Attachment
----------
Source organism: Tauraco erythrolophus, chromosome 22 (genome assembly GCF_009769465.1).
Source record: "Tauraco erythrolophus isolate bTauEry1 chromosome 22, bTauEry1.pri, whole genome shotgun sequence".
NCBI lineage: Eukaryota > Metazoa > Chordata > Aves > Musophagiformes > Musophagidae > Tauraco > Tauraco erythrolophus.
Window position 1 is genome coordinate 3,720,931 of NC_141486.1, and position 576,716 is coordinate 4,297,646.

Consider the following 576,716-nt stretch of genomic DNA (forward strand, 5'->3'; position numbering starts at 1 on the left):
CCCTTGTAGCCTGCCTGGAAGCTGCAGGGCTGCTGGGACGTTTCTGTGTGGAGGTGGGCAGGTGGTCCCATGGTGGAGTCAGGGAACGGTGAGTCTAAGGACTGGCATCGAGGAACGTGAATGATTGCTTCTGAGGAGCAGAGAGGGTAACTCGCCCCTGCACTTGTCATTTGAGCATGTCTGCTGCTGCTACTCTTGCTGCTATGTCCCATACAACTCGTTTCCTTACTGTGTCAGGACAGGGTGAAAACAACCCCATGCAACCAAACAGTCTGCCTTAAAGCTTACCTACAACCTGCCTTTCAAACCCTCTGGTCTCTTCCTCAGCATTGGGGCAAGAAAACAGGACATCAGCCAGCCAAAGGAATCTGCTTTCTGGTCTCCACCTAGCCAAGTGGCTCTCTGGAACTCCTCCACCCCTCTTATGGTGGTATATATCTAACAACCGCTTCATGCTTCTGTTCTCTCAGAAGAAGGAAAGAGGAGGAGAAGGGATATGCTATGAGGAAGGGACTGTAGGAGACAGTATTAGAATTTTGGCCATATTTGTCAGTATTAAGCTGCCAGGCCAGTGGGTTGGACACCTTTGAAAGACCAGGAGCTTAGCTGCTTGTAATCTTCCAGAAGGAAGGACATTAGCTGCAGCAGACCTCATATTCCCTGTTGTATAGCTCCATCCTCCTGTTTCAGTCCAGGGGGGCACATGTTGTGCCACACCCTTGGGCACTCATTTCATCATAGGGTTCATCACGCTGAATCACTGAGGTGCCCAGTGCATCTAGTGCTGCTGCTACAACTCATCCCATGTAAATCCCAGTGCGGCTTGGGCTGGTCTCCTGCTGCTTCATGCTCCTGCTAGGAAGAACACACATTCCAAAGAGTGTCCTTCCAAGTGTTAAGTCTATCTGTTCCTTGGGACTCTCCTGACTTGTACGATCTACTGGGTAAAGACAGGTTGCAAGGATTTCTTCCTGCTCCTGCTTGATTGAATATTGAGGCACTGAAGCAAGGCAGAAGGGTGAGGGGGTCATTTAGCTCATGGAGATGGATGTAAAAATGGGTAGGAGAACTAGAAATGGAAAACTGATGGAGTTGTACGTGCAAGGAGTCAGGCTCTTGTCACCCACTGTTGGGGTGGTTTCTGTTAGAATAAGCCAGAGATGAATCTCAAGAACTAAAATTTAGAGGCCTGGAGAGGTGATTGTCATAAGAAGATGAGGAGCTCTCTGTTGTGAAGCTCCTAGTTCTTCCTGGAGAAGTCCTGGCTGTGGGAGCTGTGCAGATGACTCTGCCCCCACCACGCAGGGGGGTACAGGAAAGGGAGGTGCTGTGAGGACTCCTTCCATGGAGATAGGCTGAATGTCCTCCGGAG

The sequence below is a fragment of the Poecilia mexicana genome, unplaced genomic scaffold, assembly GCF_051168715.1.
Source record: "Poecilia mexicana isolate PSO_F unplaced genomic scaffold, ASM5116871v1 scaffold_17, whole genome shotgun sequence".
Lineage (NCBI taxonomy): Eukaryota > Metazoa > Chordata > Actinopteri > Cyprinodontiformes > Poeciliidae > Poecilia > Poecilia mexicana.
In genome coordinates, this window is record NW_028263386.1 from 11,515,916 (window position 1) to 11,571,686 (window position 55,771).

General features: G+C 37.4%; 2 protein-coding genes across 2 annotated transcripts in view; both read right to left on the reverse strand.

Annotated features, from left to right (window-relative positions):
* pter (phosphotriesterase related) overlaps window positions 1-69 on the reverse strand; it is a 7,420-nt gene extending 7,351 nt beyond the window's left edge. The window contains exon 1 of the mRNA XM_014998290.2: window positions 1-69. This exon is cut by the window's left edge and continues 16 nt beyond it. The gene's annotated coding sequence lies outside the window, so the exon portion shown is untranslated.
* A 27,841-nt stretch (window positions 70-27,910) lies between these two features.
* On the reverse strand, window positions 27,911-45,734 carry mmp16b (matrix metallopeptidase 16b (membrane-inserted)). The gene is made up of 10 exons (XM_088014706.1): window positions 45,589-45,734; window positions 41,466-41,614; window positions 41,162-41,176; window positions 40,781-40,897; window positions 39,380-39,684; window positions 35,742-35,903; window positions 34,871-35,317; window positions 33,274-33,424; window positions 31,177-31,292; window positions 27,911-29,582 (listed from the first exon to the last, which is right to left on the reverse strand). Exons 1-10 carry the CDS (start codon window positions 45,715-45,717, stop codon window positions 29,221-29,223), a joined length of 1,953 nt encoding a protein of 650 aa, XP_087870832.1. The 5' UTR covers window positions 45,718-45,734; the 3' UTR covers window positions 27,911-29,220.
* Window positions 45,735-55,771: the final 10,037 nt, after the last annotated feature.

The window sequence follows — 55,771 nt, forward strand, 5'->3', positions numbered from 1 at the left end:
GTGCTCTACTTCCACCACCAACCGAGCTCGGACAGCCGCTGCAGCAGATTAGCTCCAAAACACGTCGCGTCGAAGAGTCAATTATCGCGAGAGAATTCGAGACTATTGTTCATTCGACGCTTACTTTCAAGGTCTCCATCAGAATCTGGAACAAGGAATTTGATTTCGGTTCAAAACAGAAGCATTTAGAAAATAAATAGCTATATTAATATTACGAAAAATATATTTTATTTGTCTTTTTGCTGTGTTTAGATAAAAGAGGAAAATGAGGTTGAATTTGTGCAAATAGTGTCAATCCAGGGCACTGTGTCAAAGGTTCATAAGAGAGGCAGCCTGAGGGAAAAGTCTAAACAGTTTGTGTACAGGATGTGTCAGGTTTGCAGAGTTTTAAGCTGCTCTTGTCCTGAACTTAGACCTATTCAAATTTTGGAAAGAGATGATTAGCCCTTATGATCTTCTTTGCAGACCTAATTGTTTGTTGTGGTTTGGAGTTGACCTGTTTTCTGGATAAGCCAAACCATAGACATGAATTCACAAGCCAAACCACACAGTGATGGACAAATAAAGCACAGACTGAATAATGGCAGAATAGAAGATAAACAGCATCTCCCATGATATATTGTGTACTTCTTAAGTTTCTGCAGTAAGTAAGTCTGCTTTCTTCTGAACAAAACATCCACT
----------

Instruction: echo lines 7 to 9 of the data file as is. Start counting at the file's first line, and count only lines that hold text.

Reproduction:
The sequence below is a fragment of the Poecilia mexicana genome, unplaced genomic scaffold, assembly GCF_051168715.1.
Source record: "Poecilia mexicana isolate PSO_F unplaced genomic scaffold, ASM5116871v1 scaffold_17, whole genome shotgun sequence".
Lineage (NCBI taxonomy): Eukaryota > Metazoa > Chordata > Actinopteri > Cyprinodontiformes > Poeciliidae > Poecilia > Poecilia mexicana.